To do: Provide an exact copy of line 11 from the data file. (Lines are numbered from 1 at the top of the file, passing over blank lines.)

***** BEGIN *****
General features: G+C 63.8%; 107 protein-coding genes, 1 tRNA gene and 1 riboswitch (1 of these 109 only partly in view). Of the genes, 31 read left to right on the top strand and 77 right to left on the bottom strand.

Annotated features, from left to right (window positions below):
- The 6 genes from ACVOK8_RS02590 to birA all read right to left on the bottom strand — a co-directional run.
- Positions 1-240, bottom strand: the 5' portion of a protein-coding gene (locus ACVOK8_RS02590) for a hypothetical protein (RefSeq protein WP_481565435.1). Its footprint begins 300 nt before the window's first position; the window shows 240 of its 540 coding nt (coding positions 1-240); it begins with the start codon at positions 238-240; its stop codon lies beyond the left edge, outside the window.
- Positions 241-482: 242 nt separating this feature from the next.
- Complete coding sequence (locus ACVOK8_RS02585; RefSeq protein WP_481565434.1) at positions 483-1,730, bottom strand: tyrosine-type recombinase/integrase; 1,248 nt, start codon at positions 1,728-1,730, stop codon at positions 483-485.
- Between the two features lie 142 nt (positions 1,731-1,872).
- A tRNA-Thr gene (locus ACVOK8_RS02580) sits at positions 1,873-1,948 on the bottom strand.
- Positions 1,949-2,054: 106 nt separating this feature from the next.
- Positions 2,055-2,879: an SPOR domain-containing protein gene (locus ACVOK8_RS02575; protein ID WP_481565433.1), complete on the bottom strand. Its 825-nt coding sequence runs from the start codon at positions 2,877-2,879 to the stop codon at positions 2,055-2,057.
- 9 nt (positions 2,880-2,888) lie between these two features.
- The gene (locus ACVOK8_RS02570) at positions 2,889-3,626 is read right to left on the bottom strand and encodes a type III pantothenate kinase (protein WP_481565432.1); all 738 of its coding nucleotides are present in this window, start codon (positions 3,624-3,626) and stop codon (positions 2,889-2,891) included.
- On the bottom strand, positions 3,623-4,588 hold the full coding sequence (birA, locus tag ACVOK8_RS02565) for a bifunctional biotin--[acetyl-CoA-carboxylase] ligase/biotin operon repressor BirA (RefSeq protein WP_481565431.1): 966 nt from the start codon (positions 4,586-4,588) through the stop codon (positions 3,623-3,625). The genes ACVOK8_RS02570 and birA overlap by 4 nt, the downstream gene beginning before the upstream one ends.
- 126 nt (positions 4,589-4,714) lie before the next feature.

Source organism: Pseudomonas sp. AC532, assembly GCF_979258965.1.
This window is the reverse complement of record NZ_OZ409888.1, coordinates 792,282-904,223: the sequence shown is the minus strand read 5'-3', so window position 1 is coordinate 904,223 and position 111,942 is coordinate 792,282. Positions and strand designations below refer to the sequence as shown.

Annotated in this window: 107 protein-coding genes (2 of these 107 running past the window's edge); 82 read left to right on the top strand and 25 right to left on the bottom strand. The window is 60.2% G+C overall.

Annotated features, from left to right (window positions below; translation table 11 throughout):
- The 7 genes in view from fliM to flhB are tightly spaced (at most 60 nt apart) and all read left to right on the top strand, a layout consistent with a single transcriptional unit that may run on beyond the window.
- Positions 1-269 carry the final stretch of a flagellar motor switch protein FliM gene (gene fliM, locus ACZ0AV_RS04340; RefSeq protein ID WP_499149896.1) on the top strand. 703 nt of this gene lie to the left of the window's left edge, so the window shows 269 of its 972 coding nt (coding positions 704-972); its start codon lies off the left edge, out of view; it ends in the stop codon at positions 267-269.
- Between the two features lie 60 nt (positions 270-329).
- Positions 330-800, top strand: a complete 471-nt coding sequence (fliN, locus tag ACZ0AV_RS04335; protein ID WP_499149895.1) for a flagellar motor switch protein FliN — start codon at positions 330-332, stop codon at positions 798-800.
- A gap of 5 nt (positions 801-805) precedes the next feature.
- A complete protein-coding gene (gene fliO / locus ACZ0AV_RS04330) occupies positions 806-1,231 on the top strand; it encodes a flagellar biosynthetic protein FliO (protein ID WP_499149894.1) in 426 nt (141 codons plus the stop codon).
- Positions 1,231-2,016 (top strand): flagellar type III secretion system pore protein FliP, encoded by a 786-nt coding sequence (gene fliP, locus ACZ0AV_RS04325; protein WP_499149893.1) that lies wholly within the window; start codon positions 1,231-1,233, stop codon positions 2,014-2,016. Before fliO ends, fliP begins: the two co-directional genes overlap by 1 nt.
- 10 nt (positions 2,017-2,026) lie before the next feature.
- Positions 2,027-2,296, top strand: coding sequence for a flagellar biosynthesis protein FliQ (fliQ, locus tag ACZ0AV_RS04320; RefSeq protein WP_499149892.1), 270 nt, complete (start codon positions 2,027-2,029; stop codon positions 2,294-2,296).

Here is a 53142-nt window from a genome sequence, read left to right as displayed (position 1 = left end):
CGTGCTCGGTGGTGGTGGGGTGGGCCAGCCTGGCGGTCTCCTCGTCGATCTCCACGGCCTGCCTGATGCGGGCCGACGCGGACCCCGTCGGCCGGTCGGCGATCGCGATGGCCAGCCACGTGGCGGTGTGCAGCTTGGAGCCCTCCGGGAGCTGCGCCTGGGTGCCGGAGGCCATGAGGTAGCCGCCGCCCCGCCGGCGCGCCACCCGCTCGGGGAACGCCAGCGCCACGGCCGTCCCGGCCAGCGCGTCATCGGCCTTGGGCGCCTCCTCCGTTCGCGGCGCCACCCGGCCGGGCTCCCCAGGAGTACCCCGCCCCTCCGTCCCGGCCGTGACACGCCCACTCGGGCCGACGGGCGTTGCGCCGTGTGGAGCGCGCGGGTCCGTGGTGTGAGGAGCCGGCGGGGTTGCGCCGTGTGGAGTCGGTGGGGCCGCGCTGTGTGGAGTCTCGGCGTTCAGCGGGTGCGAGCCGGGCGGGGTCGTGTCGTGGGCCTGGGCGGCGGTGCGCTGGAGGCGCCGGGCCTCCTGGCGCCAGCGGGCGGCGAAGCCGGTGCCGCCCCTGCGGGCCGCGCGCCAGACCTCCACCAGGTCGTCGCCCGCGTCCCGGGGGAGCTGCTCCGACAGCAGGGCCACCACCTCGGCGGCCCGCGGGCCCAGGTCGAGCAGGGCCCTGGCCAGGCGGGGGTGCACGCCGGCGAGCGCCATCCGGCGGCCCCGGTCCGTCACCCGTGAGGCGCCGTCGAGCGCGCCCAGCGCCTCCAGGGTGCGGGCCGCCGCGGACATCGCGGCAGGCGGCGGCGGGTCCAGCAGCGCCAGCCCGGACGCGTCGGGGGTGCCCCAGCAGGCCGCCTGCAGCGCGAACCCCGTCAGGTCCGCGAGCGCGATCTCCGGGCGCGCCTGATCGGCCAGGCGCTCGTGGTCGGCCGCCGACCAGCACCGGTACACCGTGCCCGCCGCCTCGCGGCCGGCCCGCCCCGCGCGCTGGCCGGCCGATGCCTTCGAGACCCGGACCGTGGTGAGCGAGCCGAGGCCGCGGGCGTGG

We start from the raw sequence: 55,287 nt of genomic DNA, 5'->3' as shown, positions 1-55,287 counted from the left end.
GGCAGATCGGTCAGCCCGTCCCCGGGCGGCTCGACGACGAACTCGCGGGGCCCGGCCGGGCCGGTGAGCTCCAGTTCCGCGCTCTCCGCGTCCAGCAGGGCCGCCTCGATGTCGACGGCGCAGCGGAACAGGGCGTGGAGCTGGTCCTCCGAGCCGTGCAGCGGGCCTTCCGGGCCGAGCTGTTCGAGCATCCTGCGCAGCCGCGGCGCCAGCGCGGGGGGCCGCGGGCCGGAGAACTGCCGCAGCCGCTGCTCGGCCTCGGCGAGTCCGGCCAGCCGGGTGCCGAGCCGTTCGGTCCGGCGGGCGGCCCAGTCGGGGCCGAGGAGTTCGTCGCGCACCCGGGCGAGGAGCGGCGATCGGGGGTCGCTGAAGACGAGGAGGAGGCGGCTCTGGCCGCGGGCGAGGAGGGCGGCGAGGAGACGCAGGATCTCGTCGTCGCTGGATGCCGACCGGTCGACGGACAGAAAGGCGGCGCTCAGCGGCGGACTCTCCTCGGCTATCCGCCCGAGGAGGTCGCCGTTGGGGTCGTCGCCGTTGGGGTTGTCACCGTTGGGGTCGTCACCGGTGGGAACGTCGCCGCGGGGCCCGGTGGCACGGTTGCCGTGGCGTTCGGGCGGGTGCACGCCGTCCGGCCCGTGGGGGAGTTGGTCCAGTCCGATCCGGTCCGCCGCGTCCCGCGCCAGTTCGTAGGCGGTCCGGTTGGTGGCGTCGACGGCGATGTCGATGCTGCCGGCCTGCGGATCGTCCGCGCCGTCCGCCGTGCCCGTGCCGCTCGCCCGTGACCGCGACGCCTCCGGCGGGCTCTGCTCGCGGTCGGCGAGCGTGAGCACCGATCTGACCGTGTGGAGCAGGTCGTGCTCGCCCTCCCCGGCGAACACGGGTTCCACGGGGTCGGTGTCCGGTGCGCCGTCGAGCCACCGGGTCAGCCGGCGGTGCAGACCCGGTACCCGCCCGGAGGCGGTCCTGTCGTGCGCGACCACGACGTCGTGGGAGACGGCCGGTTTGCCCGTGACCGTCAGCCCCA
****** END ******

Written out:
- 9 nt (positions 2,880-2,888) lie between these two features.